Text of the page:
Taxation has played spoilsport despite double digit returns, points out Tinesh Bhasin.
Illustration: Dominic Xavier/Rediff.com
To bring the National Pension Scheme (NPS) on par with the Employees Provident Fund (EPF), the Pension Fund Regulatory and Development Authority (PFRDA) has recently sought parity of taxation between the two retirement products in the upcoming Union Budget.
At present, EPF enjoys the EEE (exempt-exempt-exempt) tax treatment while NPS is subjected to EET (exempt-exempt-tax).
This move has made NPS unpopular among the salaried because when an individual would withdraw his corpus from the former, he has to pay tax on 20% of the final corpus, according to his tax bracket.
If the finance minister corrects the tax disparity, most salaried people should prefer the NPS as it has delivered better returns, say investment advisors.
"The way it is structured, NPS is the best retirement product," says Suresh Sadagopan, a Mumbai-based financial planner.
"It continues to get better as the regulator introduces more innovative options for subscribers like lifecycle investing," he adds.
"To the salaried, our first recommendation is EPF and then NPS due to tax on withdrawal in the latter. If the disparity is sorted, it will be the obvious choice," says Sadagopan.
There are some who believe that PFRDA should not compare NPS with EPF.
"The objective of NPS was to provide the non-salaried a better pension product. Instead of focussing on that segment, PFRDA seems to be pushing the product for the salaried," says Manoj Nagpal, CEO, Outlook Asia Capital.
If NPS generates just 1% more returns than EPF rates every year, he explains they will still be on par despite the tax on withdrawal.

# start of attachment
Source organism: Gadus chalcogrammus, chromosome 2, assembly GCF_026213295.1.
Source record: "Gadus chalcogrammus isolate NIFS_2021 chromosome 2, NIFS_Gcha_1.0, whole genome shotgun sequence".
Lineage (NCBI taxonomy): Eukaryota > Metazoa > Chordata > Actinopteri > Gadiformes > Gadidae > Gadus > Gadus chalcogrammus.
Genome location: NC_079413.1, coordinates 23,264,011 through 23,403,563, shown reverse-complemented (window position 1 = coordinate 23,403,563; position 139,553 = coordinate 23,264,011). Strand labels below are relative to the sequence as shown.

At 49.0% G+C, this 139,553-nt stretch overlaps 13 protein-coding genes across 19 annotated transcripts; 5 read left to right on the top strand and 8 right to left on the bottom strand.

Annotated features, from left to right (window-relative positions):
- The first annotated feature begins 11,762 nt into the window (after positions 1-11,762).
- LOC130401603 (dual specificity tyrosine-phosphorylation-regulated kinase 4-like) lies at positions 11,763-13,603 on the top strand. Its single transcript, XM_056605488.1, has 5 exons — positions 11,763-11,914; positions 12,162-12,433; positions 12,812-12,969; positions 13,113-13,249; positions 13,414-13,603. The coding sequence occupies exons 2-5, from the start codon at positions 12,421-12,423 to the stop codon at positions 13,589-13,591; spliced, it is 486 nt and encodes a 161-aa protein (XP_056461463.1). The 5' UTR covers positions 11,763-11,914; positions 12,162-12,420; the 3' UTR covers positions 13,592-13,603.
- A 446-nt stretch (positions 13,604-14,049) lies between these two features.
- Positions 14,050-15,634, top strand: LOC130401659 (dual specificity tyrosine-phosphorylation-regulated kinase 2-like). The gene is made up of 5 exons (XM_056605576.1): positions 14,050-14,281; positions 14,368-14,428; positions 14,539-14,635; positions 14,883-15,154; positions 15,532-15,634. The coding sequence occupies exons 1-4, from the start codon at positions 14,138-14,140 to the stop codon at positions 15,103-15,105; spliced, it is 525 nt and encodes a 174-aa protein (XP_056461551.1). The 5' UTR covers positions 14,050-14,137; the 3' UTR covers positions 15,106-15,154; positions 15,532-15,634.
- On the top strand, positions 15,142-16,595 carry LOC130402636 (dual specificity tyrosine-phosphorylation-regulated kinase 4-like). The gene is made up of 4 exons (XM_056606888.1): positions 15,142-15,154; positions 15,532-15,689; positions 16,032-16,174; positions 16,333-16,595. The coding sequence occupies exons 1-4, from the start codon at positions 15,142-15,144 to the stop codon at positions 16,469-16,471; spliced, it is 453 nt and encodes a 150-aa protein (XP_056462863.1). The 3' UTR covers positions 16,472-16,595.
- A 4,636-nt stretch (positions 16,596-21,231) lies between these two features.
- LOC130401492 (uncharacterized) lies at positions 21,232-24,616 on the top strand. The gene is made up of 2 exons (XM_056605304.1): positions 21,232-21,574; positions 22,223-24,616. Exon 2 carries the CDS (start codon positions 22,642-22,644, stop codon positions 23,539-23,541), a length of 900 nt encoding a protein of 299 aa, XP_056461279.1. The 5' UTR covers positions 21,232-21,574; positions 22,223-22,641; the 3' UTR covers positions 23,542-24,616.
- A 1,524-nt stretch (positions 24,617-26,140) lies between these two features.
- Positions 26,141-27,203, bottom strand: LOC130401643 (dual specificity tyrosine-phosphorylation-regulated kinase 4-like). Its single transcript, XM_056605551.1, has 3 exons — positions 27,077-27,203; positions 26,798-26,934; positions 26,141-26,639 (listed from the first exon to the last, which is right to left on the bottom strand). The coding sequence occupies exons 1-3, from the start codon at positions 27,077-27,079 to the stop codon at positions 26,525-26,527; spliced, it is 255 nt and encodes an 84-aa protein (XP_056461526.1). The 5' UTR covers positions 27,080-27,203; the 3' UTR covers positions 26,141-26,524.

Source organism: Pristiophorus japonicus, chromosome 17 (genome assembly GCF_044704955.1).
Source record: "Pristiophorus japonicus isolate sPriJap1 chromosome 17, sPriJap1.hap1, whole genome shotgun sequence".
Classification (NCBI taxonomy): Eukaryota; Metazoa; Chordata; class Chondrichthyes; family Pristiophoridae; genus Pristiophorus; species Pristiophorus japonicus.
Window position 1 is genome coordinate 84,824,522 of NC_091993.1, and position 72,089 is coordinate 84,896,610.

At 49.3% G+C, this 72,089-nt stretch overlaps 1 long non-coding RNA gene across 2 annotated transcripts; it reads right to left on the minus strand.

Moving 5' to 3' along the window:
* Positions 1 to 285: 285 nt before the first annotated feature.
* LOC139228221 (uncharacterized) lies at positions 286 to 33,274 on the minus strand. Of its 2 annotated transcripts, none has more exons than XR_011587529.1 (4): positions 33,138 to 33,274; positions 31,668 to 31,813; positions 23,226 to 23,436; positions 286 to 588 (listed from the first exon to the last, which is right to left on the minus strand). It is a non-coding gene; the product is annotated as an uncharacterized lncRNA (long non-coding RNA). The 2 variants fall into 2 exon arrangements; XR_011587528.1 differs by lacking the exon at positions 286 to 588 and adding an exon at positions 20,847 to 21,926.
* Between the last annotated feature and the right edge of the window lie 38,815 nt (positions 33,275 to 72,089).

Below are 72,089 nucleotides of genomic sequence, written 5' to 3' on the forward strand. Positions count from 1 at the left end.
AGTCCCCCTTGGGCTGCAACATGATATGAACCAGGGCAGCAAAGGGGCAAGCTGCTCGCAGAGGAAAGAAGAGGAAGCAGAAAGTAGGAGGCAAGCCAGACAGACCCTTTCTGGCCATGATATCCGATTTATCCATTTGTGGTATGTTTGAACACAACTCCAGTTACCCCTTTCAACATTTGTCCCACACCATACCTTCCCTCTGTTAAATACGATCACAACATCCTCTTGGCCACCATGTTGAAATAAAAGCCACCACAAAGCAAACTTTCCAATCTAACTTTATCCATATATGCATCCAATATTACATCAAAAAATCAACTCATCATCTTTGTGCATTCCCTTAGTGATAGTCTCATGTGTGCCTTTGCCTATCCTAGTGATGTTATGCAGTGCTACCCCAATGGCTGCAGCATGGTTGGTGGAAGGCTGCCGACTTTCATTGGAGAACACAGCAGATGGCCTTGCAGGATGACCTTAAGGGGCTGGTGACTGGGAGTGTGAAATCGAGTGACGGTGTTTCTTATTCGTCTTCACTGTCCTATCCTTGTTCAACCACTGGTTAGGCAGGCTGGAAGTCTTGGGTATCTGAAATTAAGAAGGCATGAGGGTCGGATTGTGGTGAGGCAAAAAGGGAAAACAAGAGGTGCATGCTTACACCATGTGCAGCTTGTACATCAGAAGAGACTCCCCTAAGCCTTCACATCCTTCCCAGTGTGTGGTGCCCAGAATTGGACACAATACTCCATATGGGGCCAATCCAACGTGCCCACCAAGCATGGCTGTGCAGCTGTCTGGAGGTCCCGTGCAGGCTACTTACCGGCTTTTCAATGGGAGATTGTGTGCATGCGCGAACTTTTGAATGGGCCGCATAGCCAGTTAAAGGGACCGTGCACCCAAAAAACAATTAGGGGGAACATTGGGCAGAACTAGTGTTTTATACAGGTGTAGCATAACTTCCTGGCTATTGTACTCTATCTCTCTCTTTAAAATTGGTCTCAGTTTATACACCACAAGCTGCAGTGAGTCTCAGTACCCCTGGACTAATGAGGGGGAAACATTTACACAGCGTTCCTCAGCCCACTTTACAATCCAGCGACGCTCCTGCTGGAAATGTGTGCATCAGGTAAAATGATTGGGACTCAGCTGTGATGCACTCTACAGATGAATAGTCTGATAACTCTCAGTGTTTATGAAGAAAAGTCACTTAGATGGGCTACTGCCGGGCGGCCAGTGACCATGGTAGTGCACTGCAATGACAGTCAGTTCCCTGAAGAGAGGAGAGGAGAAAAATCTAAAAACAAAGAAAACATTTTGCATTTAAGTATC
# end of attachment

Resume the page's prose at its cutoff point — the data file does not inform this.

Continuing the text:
The two should not be compared as they are structured differently, says Nagpal.
While NPS generates market-linked returns, EPF has a component of defined benefit pension and life insurance.
NPS is an "obvious" choice for investment managers also because it has consistently delivered double-digit returns in the past five years.
In the central government plans, the LIC Pension Fund, the SBI Pension Fund and the UTI Retirement Solutions have returned 11.38%, 11.37% and 11.23% respectively.
The three fund managers have delivered similar returns for state government plans too.
If a government employee had invested Rs 5,000 a month for five years, he would now have a corpus of over Rs 4 lakh on a total investment of Rs 3 lakh.
On maturity, the NPS subscriber needs to mandatorily buy an annuity plan with 40% of the money.
Of the remaining 60% corpus, he can withdraw 40% without paying any tax.
The actual tax, therefore, is on the 20% of the entire corpus.
"In the current structure, pensioners can benefit even if the government makes annuity returns tax-free," says Sadagopan.
The returns from annuities depend on interest rate movement.
At present, returns are in the range of 4.5% to 5.5%.
Retirees should get at least 7% considering inflation, according to investment managers.
The government, in the previous Budget, had proposed that it will tax 40% of the corpus, when a subscriber withdraws money from EPF. But it faced backlash from the salaried and later withdrew the proposal.